Gas-Free Commuting: Efficient And Amazingly Economical

Gas-Free Commuting Is Both Efficient And Economical

Automobiles are a major source of pollution (no surprise there).  Cars also play a big role in our reliance on petroleum, which has its own environmental and socio-political baggage.  So reducing your time behind the wheel may be the socially responsible thing to do, but it literally has a more direct payoff too – namely, saving you a stunning amount of money.  Because driving probably costs way more than you realize.

What if someone offered you a duffel bag containing $125,000 in cash, and all you had to do was avoid a lengthly commute in your car every day?  Surprise – that’s exactly what it can cost a family with two commuters over a 10 year span.  Online personal finance guru “Mr. Money Mustache” recently took a look at the real cost of relying on cars for daily commuting, and he backs up his estimate with some pretty compelling figures.

Gas-Free Commuting Is Both Efficient And Economical

According to his breakdown, an average suburban couple might be looking at numbers like these:

“38 miles of round-trip driving at the IRS’s estimate of total driving cost of $0.51 per mile [means] $19 per day of direct driving and car ownership costs.”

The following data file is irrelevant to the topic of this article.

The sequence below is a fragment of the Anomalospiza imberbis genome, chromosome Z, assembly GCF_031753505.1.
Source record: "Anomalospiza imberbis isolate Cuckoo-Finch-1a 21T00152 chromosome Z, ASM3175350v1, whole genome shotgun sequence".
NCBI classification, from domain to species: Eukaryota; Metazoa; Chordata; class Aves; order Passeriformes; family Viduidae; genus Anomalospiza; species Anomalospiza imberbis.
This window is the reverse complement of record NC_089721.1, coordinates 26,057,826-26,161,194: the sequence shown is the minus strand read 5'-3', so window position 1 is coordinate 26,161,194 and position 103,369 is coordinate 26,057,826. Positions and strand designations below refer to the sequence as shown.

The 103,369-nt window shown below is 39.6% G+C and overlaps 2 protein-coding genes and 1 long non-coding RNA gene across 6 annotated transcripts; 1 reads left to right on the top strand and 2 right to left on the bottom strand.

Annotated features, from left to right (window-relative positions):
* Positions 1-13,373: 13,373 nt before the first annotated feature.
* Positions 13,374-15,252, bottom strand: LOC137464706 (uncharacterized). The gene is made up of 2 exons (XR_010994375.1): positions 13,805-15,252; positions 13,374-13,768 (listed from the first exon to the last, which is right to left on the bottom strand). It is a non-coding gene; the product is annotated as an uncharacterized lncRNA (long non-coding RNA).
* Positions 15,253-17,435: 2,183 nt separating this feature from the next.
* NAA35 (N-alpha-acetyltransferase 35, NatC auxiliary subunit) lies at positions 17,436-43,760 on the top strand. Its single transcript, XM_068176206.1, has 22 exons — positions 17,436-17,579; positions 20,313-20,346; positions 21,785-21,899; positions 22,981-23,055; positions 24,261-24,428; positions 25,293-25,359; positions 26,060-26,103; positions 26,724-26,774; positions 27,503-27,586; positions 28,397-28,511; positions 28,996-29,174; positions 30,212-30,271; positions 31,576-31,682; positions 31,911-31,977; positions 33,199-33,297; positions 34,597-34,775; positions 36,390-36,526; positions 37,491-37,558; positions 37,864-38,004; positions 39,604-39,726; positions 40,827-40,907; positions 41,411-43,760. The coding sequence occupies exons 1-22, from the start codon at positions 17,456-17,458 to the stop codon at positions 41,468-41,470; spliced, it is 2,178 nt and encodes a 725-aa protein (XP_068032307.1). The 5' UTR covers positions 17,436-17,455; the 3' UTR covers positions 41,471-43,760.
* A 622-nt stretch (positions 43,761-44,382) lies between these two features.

If each person spends more than an hour in the car each day, that equals over a year of time they could have worked extra hours instead and other opportunity costs as well:

“After 10 years, multiplied across two cars since they have different work schedules, this decision would cost them about $125,000 in wealth (if they had for example chosen to put the $19/day into extra payments on their mortgage), and 1.3 working years worth of time.”

Gas-Free Commuting Is Both Efficient And Economical

Biking To Work Makes Financial And Environmental Sense

While many car owners may be able to drive more cheaply than this hypothetical couple, Mr. ‘Stache estimates that the bare minimum cost for a long commute would still be at least a third of that amount – totaling tens of thousands of dollars over the decade.  It’s also worth remembering that while some costs vary depending on usage, other expenses like car payments and depreciation are a constant reality, whether your ride is cruising the highway or collecting dust in a garage.

The bottom line:  living close to your workplace and taking public transportation will help keep the air clean, but it will also help save you a ton of time and money.

(via ModernEnviro & Mr. Money Mustache)

Comments

  1. Bernard says

    Bike commuting also has a financial effect on a country.

    Bikes cost are mostly locals while car cost are part of the world economy:
    The car you use is partially produced in other countries/totally.
    The gas you use is partially/totally imported.

    The ones commuting by bikes use less money but also keep it in the country.

    People also have a tendency to count bikes death-toll by million kilometers but forget that car use also has a huge impact outside car crash : hearts attacks, pollution diseases…

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